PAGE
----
Getting a new laptop

It’s been a bit over 2 years since I got the LinuxCertified LC2430 laptop, but yesterday I discovered that its battery is misbehaving. According to Arch Linux, when using the laptop on battery it says that I have… 46 hours of life left (in reality the laptop could never do more than 1 hour 15 minutes under Linux’s crude power management methods), the charge goes below 10% in about 2-3 minutes of battery usage, or in some cases the laptop just turns off itself. However, when you reboot and you try to recharge the battery, it says that it will rechage in about 5 hours time, but about 5 minutes later it says that it’s already on 100% of charge. This leads me to believe that the battery itself still holds the charge as it must, but it’s reporting erratic numbers to the kernel driver — maybe because of a faulty connector. Or, it could be a Linux driver bug. I will have to check with YellowTAB Zeta to see if it’s the battery’s fault or not (I have no Windows on that laptop).

Anyways, I will have to sell that laptop now and get a new one. Dell doesn’t sell Vista laptops yet, and especially for the Christmas period they have jammed up their prices about 10%. Getting a good Dell laptop with Vista Home Premium will cost me about $750 in January, but it will cost me over $1500 if I get a Macbook+Vista copy (I need Vista in one way or another). Personally, I prefer the second option (because my 3-year old Powerbook is getting old too), but that’s pretty expensive when you consider that you can do at least as much at half the price with a Dell. While for high-end machines Apple is on par with Dell on prices, for low-end ones Dell still rules. Decisions, decisions…

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Adam wrote on December 12th, 2006 at 3:34 AM PST:

This isn’t really accurate. As someone who has purchased in excess of 500 Dell machines in the last 5 years and supports another 20 or so for my family, I can tell you that general Dell build quality is much lower than Apple. You’re not comparing, pardon the expression, apples to apples.

Dell may provide you similar specs, but the high-end consistency is generally not there. My friend just bought a brand new XPS system – XPS is supposed to be a high end system, btw – and his had problem after problem. They deployed a tech and ultimately replaced the machine. Tom’s Hardware also poorly reviewed the XPS. Dimensions, Optiplexes, Latitudes, and Inspirons are all suitable for the workplace, but for a home machine, I would definitely recommend people don’t consider a mac pound for pound with Dell, because it’s a bit like comparing a BMW to a Nissan. They just aren’t in the same class.

ljun wrote on December 12th, 2006 at 5:53 AM PST:

Personally, I would buy the Macbook. But it really depends on features like the iSight, hard drive spin-down on falling, magsafe power connector, etc. are worth it …. along with OS X. This way, with one laptop, you can kill all birds with one stone! OS X, Vista, Linux = one machine.


KCorax wrote on December 12th, 2006 at 7:06 AM PST:

I don’t get why people get so attached to computers.

I own two laptops and a desktop. The first laptop (2yo) is from a local assembler’s brand. It has resisted floor drops, ciggarete burns, coffe (twice) and the colour is fading at the palm rest. It still works fine and it runs vista with the basic UI in virtual pc b2007 or installed in a separate partition. Oh oh ! It’s also white and mac users are filled with terror when I scratch the plastic. Bottom line, I’ve never had data loss except from losing a usb flash drive a few years ago.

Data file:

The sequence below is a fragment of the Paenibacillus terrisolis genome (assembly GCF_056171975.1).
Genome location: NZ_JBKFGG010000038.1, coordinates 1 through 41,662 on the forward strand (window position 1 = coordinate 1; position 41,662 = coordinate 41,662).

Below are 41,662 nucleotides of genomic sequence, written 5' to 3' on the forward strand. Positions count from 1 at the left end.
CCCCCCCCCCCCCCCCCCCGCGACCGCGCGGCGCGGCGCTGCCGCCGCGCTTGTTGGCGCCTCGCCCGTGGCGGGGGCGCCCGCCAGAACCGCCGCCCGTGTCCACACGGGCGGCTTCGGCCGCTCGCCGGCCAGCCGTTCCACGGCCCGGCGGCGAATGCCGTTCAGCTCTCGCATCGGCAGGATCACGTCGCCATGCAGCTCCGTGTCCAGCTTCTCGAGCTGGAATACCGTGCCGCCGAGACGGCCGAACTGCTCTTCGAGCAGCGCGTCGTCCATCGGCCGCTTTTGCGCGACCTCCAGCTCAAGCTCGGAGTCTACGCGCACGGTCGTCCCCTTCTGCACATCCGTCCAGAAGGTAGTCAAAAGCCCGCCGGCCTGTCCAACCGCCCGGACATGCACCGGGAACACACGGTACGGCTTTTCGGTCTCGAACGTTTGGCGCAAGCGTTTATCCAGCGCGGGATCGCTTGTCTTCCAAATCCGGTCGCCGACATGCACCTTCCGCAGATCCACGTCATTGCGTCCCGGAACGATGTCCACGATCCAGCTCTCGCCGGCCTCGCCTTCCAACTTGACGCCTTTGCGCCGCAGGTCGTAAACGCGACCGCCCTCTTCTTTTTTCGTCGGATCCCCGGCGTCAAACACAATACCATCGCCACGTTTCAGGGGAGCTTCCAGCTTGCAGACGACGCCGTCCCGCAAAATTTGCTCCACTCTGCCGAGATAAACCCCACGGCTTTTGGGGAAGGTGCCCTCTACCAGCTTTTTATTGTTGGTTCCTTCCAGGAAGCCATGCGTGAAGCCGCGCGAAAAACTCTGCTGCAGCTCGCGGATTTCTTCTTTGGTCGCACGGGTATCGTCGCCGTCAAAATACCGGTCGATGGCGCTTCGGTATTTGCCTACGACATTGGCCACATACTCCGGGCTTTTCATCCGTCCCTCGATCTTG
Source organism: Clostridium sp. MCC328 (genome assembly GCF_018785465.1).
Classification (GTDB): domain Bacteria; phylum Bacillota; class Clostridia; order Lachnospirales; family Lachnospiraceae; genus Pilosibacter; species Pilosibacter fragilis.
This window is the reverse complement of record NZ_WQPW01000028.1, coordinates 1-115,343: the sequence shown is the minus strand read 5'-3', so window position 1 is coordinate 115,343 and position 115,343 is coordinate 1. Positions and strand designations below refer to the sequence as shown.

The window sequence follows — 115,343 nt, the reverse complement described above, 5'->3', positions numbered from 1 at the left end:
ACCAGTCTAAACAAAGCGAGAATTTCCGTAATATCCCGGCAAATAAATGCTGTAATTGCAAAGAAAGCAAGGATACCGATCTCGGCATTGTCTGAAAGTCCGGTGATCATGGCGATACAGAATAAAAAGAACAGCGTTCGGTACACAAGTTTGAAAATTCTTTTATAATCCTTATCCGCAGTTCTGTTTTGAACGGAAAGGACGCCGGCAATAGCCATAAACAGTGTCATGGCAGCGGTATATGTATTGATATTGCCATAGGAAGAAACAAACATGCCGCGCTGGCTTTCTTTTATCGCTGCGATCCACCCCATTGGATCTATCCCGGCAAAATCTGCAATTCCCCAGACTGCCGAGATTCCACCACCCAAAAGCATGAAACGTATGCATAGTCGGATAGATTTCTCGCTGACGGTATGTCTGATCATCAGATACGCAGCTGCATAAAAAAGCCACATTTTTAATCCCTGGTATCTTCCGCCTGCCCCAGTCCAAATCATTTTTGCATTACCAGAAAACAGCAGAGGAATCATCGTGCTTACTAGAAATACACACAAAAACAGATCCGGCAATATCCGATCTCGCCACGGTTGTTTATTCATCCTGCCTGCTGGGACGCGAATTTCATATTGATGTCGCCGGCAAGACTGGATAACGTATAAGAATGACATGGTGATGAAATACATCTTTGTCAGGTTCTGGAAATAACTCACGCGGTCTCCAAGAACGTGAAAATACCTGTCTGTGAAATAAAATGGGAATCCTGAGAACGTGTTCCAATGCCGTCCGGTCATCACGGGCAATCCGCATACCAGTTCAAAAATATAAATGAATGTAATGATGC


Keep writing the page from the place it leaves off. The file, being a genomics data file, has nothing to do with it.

I suggest you buy sth cheap, so that you won’t have to regret not purchasing apple pro care. And the golden rule: download FolderShare and set it up to autosync your data folders on all your machines. This thing is a system upgrade by itself.

Also, boot camp is generally a bad idea. Not only you have to pay for retail price in windows but it also feels like a prison. You are working in a foreign OS and suddenly you need to open iChat and speak with someone or send a mail etc etc.

This is the admin speaking...
Eugenia wrote on December 12th, 2006 at 7:38 AM PST:

Well, Adam, I don’t believe this to be so accurate. You see, even if Dell has –let’s say– about 20% worse build quality (it’s not worse than that), the price difference of the systems I need to get is about 110%.

The Dell I want is about $760 with Vista in it, while the Macbook+VistaPremium+modem+1GB_RAM is over $1600 (if I would get a Macbook it would have to have these extra things). The price difference is simply staggering.

If the price difference was about $300, I wouldn’t have been thinking about it I would go for the Macbook, but the difference is over $800. I can get a SECOND Dell laptop for that price!

memson wrote on December 13th, 2006 at 4:50 AM PST:

Hmmm.. buy two cardboard laptops or buy a Macbook.. hmmm…

Don’t even get me started on Dell support… who can’t even diagnose a laptop with 50% of its screen as dead due to a real (but slightly intermitent – as in takes about 30 minutes to happen sometimes) issue!! Sent it back 3 times (had the audacity to fix one of the audio jacks that was apparently “loose” the first time.) In the end the MD threatened to stop using Dell.. that hit them where it hurt and they supplied a new unit. However, what hope would a single individual have?

Dell build quality is crappy. I so with I’d bought a ThinkPad X23 instead of my similarly spec’ed (but BeOS supported) Lattitude C610.

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